In a case we discuss at greater detail, infra, the United States Supreme Court has recently described coalbed methane and the process by which it is formed. After recounting the process by which decaying biological matter turns first into peat, and is then compressed into coal, the Court explained:

The process in which peat transforms into coal is referred to as coalification. The coalification process generates methane and other gases. Because coal is porous, some of that gas is retained in the coal. CBM gas exists in the coal in three basic states: as free gas; as gas dissolved in the water in coal; and as gas "adsorped"3 on the solid surface of the coal, that is, held to the surface by weak forces called van der Waals forces. These are the same three states or conditions in which gas is stored in other rock formations. Because of the large surface area of coal pores, however, a much higher proportion of the gas is adsorped on the surface of coal than is adsorped in other rock. When pressure on the coalbed is decreased, the gas in the coal formation escapes. As a result, CBM gas is released from coal as the coal is mined and brought to the surface.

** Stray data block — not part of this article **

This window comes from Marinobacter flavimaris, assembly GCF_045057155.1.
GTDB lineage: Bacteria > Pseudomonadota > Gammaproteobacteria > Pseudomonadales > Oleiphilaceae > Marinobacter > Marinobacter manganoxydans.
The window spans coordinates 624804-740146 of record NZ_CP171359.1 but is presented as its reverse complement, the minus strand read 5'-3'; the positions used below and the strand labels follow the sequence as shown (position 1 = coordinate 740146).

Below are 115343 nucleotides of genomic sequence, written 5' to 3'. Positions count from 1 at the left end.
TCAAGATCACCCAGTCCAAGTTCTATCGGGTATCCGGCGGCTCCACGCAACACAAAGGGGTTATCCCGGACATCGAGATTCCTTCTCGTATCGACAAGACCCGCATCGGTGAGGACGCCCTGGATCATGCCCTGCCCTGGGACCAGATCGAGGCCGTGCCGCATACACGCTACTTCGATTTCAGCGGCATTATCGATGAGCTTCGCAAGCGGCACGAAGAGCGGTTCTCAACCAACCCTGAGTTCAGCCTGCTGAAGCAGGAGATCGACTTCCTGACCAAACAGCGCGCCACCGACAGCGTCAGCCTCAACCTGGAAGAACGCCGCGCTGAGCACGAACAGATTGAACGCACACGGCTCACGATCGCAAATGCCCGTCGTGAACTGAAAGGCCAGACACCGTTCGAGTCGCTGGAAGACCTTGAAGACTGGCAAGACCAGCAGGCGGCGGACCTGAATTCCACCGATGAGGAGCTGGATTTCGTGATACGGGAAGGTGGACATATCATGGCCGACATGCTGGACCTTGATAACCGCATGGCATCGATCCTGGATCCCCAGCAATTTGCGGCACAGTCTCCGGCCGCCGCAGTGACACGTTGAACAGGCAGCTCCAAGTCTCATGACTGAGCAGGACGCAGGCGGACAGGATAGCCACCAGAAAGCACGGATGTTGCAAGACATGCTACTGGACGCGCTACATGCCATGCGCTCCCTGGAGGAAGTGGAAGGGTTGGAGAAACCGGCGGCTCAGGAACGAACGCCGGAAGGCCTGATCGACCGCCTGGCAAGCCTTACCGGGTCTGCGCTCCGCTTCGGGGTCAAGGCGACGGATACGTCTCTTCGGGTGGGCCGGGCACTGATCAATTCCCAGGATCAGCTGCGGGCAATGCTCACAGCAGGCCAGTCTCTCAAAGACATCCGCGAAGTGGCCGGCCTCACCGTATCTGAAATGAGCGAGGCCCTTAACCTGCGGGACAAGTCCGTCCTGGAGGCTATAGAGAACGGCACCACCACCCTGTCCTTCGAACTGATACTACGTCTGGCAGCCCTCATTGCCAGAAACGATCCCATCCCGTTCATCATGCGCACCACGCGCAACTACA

Amoco Production Co. v. Southern Ute Indian Tribe, 526 U.S. 865, 873, 119 S.Ct. 1719, 1724, 144 L.Ed.2d 22, 29 (1999) (internal citations omitted).

I.

FACTS

The appellees in this case, Hall Mining Company, Inc., and several individuals,4 own

591 S.E.2d 139
two tracts of land in McDowell County, a 300-acre tract described by the lower court as the "Upper Slate Creek Tract" and a 340-acre tract described as the "Lower Slate Creek Tract." The appellees jointly own the surface and all the minerals under the land, including the coal, oil and gas. Although one of the appellees is a mining company, it appears from the record that all the appellees jointly own all the possible interests in the two tracts, and that there had been no severance of the coal or any of the other minerals prior to the events at issue in this appeal.5

At some point in the mid-1980's, representatives of appellant Energy Development Corporation, Inc. (sometimes abbreviated as "EDC"), approached Hall Mining and inquired about leasing the oil and gas under the tracts in question. Counsel for Energy Development Corporation prepared the final versions of the leases, and on September 15, 1986, the parties entered into two essentially identical lease agreements, one for each tract. These leases purported to "let lease and demise" to Energy Development Corporation: